Dhruva Space CEO says Hyderabad-made satellites are for the world-dedicates launch to amateur radio ecosystem

ISROThe Indian Space Research Organisation (ISRO) has launched its EOS-06 (earth observation satellite) along with eight other nanosatellite payloads, at 11.56 am Saturday, 26th November 2022, on the (Polar Satellite Launch Vehicle) PSLV-C54 mission from the First Launch Pad in Sriharikota.

The mission will see the primary payload, the EOS-06, separating first, followed by a change in orbit, after which the smaller customer satellites will be deployed into a different sun synchronous polar orbit (SSPO).

Two of the eight payloads are Thybolt 1 and Thybolt 2 satellites

34-years old, Sanjay Nekkanti, the CEO and co-founder of the Hyderabad-based space tech startup Dhruva Space, says Hyderabad-made satellites Thybolt 1 and Thybolt 2 are for the world and dedicates this launch to amateur radio ecosystem.

This mission will be non-commercial for Dhruva Space, but it will help validate the startup’s satellite platform, which Thybolt 1 and 2 use. The satellites were built entirely in Hyderabad with the assistance of approximately 20 MSMEs.

Sanjay Nekkanti’s has been a licenced amateur radio operator for over a decade. “All our co-founders are also amateur radio operators and we also have an amateur radio club within the company. So for us, since it all started with amateur radio, in a way, it is our way of giving back to the community,” Nekkanti told Money control in an interview.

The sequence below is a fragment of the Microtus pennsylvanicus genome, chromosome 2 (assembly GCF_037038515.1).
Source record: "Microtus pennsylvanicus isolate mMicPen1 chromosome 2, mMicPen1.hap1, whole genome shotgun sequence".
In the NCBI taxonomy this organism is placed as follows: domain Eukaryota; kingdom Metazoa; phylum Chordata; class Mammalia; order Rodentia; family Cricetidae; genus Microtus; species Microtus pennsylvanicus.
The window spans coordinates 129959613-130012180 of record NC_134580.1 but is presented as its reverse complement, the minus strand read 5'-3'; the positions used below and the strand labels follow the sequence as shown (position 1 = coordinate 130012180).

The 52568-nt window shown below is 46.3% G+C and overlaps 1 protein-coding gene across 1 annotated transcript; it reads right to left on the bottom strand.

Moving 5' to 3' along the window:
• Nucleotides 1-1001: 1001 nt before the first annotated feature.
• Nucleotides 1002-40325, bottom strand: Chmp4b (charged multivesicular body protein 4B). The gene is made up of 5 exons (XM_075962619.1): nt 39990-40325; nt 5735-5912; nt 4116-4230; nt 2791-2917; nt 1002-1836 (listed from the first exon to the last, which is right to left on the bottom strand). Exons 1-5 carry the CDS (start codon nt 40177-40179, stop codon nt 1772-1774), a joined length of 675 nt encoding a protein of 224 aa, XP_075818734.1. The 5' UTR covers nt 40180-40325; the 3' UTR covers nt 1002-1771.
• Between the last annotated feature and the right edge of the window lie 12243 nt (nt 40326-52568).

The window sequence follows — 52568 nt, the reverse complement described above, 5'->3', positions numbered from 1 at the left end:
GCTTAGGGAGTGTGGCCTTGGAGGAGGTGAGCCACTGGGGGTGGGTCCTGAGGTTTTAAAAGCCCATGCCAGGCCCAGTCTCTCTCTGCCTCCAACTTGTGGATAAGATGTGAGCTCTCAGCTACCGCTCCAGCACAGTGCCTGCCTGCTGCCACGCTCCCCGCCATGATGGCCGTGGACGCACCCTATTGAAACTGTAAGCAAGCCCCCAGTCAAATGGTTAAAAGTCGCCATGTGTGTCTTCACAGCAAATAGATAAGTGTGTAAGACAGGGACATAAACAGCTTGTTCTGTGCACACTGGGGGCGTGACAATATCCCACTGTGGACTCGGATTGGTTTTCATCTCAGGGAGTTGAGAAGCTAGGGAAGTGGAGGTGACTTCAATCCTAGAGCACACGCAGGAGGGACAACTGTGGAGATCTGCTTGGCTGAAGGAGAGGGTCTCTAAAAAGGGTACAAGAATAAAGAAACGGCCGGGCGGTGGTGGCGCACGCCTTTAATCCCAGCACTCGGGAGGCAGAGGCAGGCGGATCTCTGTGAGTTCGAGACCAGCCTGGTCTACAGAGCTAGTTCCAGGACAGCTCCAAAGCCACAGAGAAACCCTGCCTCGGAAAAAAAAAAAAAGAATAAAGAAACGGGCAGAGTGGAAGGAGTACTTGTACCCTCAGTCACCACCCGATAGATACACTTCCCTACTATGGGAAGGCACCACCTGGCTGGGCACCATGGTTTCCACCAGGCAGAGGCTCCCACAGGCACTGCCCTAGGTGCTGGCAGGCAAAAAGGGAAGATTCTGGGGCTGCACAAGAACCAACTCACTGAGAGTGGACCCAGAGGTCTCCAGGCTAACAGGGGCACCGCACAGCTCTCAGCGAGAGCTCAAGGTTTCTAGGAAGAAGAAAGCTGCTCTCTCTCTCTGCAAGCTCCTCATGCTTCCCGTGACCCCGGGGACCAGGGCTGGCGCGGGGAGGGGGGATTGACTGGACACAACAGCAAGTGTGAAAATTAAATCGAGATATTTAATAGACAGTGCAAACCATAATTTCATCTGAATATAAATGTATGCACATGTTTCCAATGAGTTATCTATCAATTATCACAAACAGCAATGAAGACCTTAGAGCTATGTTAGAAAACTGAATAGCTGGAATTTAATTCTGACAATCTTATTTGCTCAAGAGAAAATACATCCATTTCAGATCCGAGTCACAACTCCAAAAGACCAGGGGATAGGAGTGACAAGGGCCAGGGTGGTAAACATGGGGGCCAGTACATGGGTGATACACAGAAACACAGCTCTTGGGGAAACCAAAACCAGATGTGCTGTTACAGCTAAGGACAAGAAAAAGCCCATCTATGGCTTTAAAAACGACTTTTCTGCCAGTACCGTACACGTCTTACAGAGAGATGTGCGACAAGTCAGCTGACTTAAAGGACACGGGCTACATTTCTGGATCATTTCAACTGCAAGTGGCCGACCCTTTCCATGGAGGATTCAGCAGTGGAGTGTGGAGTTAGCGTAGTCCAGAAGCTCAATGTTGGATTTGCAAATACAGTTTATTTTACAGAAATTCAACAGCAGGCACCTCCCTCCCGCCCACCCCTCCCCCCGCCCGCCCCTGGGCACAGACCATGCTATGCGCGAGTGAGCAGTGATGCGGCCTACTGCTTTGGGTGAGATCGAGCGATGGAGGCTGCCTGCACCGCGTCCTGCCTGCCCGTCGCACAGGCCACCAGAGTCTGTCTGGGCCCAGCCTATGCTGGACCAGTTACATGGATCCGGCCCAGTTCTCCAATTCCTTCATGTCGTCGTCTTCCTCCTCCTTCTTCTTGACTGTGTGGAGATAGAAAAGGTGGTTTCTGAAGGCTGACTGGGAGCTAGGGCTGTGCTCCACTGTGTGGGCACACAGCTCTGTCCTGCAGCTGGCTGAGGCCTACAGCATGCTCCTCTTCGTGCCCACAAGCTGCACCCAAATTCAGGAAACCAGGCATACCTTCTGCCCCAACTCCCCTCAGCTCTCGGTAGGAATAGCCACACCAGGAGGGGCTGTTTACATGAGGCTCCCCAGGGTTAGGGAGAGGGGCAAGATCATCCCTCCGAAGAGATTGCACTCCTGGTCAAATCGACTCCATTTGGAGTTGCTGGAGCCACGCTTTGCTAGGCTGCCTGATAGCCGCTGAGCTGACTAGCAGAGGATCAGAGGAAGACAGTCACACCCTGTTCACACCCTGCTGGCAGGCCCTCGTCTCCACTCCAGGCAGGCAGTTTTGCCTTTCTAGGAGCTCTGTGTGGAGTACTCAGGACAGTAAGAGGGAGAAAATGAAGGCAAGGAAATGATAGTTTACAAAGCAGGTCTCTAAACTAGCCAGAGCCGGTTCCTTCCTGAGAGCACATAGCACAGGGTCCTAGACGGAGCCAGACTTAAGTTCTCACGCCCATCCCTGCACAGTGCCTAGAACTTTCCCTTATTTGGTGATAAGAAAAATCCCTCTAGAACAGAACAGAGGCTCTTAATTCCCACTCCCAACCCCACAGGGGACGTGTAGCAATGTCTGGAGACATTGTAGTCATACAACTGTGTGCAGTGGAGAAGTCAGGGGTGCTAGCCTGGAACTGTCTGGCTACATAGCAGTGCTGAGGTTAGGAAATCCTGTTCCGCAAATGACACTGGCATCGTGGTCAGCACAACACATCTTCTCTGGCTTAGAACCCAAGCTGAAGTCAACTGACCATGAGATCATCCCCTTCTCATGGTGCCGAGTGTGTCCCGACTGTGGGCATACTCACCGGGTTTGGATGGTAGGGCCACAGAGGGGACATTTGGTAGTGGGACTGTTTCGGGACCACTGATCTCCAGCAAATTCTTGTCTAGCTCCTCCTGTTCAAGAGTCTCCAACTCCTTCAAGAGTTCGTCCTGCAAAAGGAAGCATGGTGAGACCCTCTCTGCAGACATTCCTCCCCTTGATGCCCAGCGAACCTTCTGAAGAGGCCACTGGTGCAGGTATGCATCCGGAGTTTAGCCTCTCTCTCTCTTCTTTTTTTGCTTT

Dhruva Space CEONekkanti believes that the only way anyone can currently experience satellite functions is by becoming an amateur radio operator (also known as a ham radio operator). Its most common use is during natural disasters when other forms of communication are unavailable, he explained. It can also be used to communicate over long distances by relaying data through a satellite.

“Once you become a ham radio operator, you will get a letter from the Government of India allowing you to own and operate a wireless station,” Nekkanti said. The Thybolt 1 and 2 satellites will benefit a large number of amateur radio operators worldwide.

He acknowledged, “Many amateur radio (ham radio) clubs in India have supported Dhruva Space’s mission, including the Star Fleet Amateur Radio Club (formed within Dhruva Space), the National Institute for Amateur Radio (NIAR), the Indian Institute of Hams, Aniruddha’s Academy of Disaster Management, and others.”Lamakaan Amateur Radio, based in Hyderabad, also assisted in the testing and qualification of these satellites.

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